Grabbers
Five Stars (out of five)
2013. Not Rated, but has cursing and gore. Released by IFC Films. Running time 94 minutes. English Subtitles. Special features include a 'making of' documentary. This was reviewed on DVD on February 10, 2014.

Would you mind if I go first? I've had some experience with this on Primeval. Grabbers is an Irish-produced horror/SF film about an alien that crash-lands in the ocean by a small island that’s just off the coast of Ireland. A crew of fishermen, seeing the bright lights of the crash, rush to see if they can offer assistance, and the denizen of the spacecraft is more than happy to accept their help--it’s just not the sort of help that the fishermen had planned to give; the otherworldly creature devours the crew, leaving their boat adrift for the Irish coastguard to find abandoned much later. The following day, a pod of whales is found on the beach, all of them dead. As if this wasn’t enough to deal with, Garda Ciarán O'Shea (Richard Coyle) also has another visitor.

A bunch of dead whales on the beach? That can't be good, can it? With his partner taking a two week holiday, O’Shea is temporarily teamed up with Garda Lisa Nolan (Ruth Bradley). Nolan, whose usual assignment is the streets of Dublin, thinks the sleepy coastal town will practically be a vacation. But neither O’Shea or Nolan could have counted on large, hungry aliens that look like a mouth with multiple tentacles stalking the island. It’s not long before they become aware of the monsters, thanks to a local fisherman who tried to bring one of them home as a pet, and O’Shea and Nolan soon find out that the only thing that fends off the creatures is being drunk.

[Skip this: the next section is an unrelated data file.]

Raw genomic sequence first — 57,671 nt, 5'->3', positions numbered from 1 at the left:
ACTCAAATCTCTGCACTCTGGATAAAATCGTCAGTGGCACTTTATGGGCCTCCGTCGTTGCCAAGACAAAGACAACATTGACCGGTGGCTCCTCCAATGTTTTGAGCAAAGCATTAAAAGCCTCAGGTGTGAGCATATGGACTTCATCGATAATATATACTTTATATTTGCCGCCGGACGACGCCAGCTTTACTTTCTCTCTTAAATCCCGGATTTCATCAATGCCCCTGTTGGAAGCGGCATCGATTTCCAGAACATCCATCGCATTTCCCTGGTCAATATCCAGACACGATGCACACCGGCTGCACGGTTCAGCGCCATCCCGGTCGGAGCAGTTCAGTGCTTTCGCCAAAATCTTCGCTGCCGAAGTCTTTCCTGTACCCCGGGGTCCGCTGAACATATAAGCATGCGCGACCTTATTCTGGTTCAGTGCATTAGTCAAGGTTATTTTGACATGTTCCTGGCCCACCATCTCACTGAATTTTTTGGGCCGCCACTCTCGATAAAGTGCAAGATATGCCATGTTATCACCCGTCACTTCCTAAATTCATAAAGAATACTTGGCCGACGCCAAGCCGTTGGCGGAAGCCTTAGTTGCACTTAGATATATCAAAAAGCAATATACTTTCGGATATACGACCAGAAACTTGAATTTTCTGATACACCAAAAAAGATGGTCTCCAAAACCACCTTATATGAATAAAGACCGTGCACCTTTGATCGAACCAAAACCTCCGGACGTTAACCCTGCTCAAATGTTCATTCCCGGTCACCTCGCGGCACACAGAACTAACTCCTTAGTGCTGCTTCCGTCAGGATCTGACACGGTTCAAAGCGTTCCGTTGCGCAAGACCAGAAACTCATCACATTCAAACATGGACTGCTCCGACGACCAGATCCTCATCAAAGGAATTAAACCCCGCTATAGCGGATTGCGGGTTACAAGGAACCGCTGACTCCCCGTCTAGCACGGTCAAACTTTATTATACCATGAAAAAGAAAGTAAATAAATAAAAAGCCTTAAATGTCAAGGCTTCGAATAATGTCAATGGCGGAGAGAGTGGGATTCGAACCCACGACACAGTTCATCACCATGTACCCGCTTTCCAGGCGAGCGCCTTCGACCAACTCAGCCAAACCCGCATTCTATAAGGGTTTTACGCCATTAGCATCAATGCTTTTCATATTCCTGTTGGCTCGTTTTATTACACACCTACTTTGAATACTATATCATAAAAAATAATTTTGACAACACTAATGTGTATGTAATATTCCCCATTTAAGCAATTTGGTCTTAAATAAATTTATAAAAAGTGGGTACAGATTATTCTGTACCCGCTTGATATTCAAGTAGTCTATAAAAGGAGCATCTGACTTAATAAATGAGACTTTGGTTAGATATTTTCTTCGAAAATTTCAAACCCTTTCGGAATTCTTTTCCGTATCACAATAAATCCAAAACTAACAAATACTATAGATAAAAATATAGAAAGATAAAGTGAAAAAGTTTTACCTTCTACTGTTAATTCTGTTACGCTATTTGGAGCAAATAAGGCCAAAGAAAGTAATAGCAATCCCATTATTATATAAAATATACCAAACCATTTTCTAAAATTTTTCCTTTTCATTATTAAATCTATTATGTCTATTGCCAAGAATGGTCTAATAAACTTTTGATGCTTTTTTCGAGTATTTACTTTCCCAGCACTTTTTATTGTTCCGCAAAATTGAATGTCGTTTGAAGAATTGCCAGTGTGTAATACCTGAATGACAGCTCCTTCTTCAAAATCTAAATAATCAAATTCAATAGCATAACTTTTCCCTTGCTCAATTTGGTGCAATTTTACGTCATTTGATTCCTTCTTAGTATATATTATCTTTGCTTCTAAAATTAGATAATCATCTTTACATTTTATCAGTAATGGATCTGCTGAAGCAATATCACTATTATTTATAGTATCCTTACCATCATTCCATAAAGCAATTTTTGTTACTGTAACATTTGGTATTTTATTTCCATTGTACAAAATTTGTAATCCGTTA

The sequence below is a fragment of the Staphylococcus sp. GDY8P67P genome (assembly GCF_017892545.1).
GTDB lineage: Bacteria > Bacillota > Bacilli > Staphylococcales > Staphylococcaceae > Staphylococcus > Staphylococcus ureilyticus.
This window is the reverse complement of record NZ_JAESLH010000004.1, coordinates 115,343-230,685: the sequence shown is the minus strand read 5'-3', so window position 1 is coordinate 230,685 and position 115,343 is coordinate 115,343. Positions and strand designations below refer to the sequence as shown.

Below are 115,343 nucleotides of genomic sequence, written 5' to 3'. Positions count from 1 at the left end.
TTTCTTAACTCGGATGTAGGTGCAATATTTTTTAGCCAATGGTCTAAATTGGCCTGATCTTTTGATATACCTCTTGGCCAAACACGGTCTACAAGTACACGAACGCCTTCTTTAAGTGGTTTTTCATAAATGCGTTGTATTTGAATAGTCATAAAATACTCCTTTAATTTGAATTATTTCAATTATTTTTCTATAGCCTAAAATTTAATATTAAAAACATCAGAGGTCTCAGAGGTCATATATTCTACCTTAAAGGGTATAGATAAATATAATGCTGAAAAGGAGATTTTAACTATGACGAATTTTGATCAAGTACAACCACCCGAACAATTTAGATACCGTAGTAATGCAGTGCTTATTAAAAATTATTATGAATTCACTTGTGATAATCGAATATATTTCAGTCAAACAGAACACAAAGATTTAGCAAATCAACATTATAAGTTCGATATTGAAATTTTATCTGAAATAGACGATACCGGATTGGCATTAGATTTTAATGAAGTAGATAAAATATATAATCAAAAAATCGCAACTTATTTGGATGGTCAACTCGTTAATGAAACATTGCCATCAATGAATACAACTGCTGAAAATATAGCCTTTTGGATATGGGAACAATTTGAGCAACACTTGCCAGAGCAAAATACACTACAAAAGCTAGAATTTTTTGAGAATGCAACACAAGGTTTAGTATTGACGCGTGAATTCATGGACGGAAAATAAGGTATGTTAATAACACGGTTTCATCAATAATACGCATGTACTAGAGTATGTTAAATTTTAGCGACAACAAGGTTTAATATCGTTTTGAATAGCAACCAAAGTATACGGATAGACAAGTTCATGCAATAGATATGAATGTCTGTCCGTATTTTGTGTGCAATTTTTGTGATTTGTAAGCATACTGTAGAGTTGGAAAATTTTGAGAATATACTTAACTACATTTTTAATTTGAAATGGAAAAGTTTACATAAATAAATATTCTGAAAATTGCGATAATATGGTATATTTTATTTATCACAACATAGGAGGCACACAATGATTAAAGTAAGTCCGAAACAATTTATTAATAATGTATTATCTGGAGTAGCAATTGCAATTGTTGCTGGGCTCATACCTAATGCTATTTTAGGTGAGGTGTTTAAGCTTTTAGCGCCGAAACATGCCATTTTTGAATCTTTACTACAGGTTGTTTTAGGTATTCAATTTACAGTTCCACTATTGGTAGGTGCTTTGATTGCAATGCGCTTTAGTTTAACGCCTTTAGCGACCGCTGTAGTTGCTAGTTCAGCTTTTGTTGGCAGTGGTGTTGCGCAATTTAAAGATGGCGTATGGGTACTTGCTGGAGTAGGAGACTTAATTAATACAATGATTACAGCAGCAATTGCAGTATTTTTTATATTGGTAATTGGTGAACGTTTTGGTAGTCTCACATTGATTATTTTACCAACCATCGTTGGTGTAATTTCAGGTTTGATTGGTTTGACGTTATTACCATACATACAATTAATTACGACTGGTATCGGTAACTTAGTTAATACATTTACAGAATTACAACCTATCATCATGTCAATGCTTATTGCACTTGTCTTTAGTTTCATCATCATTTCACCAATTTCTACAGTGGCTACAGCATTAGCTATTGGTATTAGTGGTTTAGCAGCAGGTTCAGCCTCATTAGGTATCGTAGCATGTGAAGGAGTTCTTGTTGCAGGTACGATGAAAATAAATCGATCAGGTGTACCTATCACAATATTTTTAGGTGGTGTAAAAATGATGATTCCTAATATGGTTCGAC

Bring it ya pansy aliens! Directed by Jon Wright, Grabbers could very well be a great double bill with Edgar Wright’s (no relation) The World’s End, since both films deal with drunken heroes fighting off otherworldly menaces. In Grabbers’ case, O’Shea realizes that drinking is their salvation when the fisherman who brought the Grabber (what the locals decide to call the monsters, against the wishes of the hapless marine biologist, played by Russell Tovey) survives his close encounter with his would-be pet. Although it’s lighthearted in tone, the film presents still its scenario seriously, with the Grabbers being a genuine, lethal threat.

Hello, are you the cab that I called? Wait, what's with the light and siren? The humor comes naturally and, being unforced, that makes it all the more funny. Ruth Bradley, best known from the British Primeval TV series, really shines here as her upright Garda (a member of Ireland’s national police force) lets down her hair, both before and after she gets smashed. This is one of the most funniest, riotous, laugh out loud films I’ve seen in recent years (The World’s End being the other). The moments showing our drunken heroes taking on the monster (the effects for which are also very well done), all while paying homage to James Cameron’s Aliens in one hysterically comical bit, is almost too funny to bear. Don’t miss this one. --SF

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